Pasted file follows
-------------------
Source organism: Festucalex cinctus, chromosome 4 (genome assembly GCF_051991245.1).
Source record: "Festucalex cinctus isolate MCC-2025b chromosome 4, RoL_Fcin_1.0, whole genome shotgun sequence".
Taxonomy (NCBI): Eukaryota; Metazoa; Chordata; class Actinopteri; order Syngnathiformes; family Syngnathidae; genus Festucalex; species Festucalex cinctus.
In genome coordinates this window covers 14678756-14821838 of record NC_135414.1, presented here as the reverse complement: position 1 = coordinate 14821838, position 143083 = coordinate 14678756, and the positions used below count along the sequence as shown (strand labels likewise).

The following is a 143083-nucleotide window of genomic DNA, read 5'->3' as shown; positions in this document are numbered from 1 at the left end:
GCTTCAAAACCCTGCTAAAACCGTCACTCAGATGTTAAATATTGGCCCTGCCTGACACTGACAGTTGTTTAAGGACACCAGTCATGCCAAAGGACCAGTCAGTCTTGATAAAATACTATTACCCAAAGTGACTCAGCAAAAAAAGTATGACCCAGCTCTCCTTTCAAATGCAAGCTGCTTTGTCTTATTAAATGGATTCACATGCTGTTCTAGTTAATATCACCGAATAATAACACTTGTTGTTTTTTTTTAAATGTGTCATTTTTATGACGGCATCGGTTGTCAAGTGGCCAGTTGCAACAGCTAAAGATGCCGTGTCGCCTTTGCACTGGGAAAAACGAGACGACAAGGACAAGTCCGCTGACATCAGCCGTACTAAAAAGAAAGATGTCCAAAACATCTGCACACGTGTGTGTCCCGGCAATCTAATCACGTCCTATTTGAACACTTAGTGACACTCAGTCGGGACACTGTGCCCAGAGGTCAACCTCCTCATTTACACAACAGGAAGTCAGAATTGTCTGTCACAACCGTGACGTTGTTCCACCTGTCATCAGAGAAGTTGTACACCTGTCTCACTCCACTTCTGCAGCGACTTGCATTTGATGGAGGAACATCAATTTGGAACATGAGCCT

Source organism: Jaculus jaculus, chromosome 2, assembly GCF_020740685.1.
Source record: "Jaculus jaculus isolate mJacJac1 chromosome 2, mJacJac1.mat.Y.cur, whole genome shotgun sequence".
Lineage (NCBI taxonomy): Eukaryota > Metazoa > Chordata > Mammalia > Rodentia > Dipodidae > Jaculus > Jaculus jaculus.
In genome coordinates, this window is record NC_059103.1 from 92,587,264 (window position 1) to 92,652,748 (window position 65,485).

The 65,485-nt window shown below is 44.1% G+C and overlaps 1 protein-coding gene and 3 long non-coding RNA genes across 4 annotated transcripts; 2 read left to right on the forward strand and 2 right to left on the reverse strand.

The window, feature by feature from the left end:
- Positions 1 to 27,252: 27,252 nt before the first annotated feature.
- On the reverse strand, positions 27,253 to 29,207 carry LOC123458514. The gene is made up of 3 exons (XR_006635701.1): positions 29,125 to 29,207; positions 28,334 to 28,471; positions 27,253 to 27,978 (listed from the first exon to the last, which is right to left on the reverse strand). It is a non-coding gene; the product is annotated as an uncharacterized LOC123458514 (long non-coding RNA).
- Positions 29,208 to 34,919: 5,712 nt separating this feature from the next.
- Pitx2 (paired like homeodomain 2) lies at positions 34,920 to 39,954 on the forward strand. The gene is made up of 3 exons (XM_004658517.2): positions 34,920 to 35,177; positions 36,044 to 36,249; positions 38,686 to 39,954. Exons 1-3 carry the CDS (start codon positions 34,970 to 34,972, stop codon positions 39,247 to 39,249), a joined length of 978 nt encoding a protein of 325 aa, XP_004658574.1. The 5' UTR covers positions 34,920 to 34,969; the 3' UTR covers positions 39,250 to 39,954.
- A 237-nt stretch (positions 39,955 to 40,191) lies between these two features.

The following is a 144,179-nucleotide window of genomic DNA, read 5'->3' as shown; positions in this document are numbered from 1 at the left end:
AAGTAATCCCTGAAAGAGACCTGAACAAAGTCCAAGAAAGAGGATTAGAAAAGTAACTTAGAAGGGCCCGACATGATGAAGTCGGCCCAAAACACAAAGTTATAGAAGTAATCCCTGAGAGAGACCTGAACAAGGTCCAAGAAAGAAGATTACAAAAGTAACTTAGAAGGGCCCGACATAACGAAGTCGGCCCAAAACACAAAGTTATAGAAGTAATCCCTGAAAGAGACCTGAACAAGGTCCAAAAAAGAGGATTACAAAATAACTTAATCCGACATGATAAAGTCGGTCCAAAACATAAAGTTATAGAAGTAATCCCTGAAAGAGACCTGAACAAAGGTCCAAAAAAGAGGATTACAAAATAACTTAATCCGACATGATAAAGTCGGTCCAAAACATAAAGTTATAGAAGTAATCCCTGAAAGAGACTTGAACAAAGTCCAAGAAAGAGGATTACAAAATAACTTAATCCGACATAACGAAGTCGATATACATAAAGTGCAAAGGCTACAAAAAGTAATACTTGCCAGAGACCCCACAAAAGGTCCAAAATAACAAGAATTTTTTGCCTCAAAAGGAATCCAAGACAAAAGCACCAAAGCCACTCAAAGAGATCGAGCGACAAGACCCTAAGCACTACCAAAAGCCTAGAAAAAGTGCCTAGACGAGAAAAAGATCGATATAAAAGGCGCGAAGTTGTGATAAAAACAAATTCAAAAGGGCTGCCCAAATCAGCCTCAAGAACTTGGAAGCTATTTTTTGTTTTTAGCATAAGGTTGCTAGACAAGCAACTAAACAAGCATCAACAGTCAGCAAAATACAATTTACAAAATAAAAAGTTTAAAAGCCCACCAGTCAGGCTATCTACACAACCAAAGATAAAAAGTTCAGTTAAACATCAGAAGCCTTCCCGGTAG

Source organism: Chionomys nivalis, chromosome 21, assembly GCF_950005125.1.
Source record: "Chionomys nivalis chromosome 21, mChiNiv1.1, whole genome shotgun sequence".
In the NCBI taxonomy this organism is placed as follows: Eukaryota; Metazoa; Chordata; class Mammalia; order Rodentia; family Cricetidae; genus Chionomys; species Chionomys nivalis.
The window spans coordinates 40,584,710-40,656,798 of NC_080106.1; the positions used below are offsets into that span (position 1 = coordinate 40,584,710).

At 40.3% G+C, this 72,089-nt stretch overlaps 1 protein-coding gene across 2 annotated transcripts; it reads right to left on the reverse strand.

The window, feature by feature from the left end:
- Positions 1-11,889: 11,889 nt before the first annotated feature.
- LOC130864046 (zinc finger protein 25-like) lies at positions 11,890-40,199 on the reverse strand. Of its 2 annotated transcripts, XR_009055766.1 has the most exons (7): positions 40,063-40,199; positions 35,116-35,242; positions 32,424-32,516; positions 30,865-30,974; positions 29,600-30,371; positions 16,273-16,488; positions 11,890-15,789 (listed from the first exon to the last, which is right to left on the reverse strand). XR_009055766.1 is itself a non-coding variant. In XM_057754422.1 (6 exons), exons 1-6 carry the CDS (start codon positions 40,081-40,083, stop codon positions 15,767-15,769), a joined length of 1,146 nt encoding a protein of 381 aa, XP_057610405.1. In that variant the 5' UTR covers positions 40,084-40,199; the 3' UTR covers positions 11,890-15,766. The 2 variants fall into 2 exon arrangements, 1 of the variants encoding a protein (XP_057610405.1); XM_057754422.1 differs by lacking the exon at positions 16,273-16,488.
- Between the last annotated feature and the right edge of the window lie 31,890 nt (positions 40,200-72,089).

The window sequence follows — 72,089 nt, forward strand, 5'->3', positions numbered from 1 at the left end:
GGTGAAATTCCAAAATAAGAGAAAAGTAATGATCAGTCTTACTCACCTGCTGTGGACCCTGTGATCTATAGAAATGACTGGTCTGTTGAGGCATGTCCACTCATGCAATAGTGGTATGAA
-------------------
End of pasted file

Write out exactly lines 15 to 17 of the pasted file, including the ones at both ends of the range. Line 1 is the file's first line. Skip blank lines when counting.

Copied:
- Positions 29,208 to 34,919: 5,712 nt separating this feature from the next.
- Pitx2 (paired like homeodomain 2) lies at positions 34,920 to 39,954 on the forward strand. The gene is made up of 3 exons (XM_004658517.2): positions 34,920 to 35,177; positions 36,044 to 36,249; positions 38,686 to 39,954. Exons 1-3 carry the CDS (start codon positions 34,970 to 34,972, stop codon positions 39,247 to 39,249), a joined length of 978 nt encoding a protein of 325 aa, XP_004658574.1. The 5' UTR covers positions 34,920 to 34,969; the 3' UTR covers positions 39,250 to 39,954.
- A 237-nt stretch (positions 39,955 to 40,191) lies between these two features.